© Copyright 1995-2020, Clay Irving <firstname.lastname@example.org>, Manhattan Beach, CA USA
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Recipe from: Colonel Ian F. Khuntilanont-Philpott
This dish is made with belly pork. There are a number of reasons for this: on the pragmatic level the Thais tend to use all of an animal, and this is a way of using the rather fatty belly pork. Secondly the style of cooking means that the dish is cooked in the pork fat itself, which enhances the flavor, and thirdly, the fatty meat absorbs the additional flavors and so tastes better.
My wife prepared this for our dinner last night, and cooked it in an iron wok, as always. The pork tends to stick, and so it is quite a difficult job cleaning up afterwards. Consequently I am going to suggest that you use a non-stick stir fry pan or sauté pan for this dish if available. The wok or pan should be quite hot, so as to sear the pork and render the fat quickly. If the pan is too cold it will tend to become leathery and "chewy".
My recipe notes indicate that the sliced chilis are 'optional'. You can also reduce the amount of red curry paste used quite substantially without too much adverse affect on the authenticity of the dish.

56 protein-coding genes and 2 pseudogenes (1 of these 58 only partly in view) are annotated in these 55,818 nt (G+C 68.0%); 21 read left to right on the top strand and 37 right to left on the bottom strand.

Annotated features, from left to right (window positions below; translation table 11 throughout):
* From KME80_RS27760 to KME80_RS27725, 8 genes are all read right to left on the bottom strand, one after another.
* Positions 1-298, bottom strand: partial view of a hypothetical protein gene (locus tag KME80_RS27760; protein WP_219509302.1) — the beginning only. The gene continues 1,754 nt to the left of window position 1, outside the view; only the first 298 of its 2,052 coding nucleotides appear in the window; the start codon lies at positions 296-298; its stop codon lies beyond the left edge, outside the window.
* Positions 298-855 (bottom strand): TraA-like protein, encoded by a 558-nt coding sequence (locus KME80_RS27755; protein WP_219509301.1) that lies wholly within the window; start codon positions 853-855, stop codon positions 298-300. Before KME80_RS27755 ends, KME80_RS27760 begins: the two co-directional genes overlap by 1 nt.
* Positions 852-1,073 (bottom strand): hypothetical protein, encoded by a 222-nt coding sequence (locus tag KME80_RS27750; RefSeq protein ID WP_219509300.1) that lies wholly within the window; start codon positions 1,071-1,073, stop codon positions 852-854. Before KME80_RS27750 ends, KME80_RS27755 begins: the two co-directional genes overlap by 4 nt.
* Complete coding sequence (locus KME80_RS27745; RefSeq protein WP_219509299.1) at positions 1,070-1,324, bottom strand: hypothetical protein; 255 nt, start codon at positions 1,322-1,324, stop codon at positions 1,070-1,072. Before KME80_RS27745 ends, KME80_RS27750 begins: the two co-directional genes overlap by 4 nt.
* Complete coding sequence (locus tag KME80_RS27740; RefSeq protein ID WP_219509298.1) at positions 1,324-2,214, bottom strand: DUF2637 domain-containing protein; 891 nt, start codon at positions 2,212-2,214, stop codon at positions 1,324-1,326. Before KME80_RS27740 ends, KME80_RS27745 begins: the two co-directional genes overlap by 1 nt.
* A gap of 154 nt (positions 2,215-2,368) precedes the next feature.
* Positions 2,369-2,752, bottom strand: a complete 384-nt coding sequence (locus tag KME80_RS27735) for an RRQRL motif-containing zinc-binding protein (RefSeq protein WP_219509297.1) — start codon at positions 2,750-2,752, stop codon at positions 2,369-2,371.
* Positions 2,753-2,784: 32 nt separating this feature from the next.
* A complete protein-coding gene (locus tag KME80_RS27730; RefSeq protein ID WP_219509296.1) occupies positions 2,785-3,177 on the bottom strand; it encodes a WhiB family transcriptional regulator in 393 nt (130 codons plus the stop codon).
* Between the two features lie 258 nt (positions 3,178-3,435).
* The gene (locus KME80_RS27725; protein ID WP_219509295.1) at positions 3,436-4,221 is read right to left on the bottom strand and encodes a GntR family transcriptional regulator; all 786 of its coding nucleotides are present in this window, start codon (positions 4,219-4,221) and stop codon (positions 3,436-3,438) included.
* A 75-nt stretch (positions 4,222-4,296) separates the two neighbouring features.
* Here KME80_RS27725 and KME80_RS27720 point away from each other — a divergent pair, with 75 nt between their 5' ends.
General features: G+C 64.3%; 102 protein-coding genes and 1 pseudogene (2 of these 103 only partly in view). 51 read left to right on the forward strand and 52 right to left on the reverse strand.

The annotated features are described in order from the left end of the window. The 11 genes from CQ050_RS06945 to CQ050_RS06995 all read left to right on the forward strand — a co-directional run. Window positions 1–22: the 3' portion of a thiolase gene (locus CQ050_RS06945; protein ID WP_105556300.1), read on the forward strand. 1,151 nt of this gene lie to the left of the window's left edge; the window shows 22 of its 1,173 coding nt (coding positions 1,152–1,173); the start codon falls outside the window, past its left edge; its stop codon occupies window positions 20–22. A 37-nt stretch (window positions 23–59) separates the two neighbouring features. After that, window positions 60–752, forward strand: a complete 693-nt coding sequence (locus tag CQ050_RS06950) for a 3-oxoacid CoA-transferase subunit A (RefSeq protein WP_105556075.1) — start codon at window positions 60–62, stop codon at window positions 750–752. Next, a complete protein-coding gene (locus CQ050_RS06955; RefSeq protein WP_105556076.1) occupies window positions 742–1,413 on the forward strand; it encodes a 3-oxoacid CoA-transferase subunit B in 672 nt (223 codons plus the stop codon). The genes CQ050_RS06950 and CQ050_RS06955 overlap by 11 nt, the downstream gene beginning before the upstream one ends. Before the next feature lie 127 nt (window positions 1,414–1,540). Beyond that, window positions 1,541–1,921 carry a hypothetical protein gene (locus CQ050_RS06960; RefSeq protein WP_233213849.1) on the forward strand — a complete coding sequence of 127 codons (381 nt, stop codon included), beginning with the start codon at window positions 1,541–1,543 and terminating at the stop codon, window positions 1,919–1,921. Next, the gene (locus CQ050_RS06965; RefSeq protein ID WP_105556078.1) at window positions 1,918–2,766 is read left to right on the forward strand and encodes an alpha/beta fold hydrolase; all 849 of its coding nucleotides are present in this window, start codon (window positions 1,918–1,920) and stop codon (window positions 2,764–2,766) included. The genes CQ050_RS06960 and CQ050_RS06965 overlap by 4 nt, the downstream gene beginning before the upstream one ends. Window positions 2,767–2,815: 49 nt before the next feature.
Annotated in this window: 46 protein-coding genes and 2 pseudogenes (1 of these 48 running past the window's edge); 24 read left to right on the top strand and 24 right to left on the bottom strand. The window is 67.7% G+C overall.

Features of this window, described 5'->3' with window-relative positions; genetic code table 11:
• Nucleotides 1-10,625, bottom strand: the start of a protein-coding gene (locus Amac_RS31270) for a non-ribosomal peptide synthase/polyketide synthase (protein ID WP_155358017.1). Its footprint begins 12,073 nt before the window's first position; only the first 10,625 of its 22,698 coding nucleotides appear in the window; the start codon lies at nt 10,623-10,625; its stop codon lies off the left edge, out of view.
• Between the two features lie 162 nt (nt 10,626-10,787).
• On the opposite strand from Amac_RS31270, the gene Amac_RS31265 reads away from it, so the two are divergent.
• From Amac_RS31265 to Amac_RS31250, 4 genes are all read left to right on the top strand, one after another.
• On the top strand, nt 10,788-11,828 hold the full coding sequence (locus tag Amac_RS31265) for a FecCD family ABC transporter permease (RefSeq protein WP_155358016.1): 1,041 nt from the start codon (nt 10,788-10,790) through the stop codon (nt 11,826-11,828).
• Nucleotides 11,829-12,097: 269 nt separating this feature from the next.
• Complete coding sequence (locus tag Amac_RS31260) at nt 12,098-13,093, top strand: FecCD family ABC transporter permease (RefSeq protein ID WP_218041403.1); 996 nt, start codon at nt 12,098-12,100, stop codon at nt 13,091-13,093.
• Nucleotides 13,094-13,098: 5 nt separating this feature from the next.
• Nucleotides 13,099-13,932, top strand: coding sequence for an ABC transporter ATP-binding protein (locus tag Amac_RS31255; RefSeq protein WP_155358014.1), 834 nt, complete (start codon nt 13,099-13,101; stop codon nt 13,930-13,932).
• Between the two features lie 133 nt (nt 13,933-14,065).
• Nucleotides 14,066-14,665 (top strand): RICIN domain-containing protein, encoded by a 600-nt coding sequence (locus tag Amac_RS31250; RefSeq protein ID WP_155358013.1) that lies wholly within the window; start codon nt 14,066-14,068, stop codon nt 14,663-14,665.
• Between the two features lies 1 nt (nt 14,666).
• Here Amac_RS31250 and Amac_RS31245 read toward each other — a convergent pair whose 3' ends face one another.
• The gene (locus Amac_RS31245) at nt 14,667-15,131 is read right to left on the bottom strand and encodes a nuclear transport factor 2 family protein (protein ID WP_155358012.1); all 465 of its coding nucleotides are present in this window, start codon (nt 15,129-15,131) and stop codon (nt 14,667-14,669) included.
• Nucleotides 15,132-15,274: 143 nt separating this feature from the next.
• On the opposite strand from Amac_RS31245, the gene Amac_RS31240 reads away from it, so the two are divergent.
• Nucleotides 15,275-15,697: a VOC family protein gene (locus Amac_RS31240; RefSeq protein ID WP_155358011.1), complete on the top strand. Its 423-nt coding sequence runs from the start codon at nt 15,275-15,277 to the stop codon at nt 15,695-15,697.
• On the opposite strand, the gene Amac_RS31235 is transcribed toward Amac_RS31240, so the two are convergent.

The sliced prik yuat are a Thai variety which is hard to find outside Thailand. Known as the Thai Bell Pepper, you could easily substitute ordinary bell peppers for this ingredient.
The long beans used in Thailand are known as tua phak yao. I have seen these sold in the West as "Yak's Tails". If unavailable ordinary green long beans can be used.
1 pound of belly pork, cut into small dice.
2 cups of long beans, cut into 1 inch pieces
½ cup of prik yuat (green Thai bell peppers), sliced
½ cup of prik yuat daeng (red Thai bell peppers), sliced
3 tablespoons of red curry paste
3 tablespoons of fish sauce
1 tablespoon of nam prik pao (roasted chilis in oil)
1 tablespoon of garlic, minced
1 tablespoon of palm sugar
1 tablespoon of prik ki nu (green birdseye chilis), thinly sliced
1 teaspoon of black pepper, freshly ground
Heat a wok (see above), and then add the belly pork and stir fry until it turns brown, and the fat crispens and reduces. If it becomes too dry add a very small amount of peanut oil.
Add the curry paste, and stir fry to combine, then add the fish sauce, chili oil, garlic, sugar, chilis and pepper, and stir fry for about two minutes stirring continuously to combine the flavors and mix well.
Add the bell peppers and stir fry until they just begin to soften, then add the long beans and stir fry until heated through (about 30 seconds).
Serve with steamed white jasmine rice.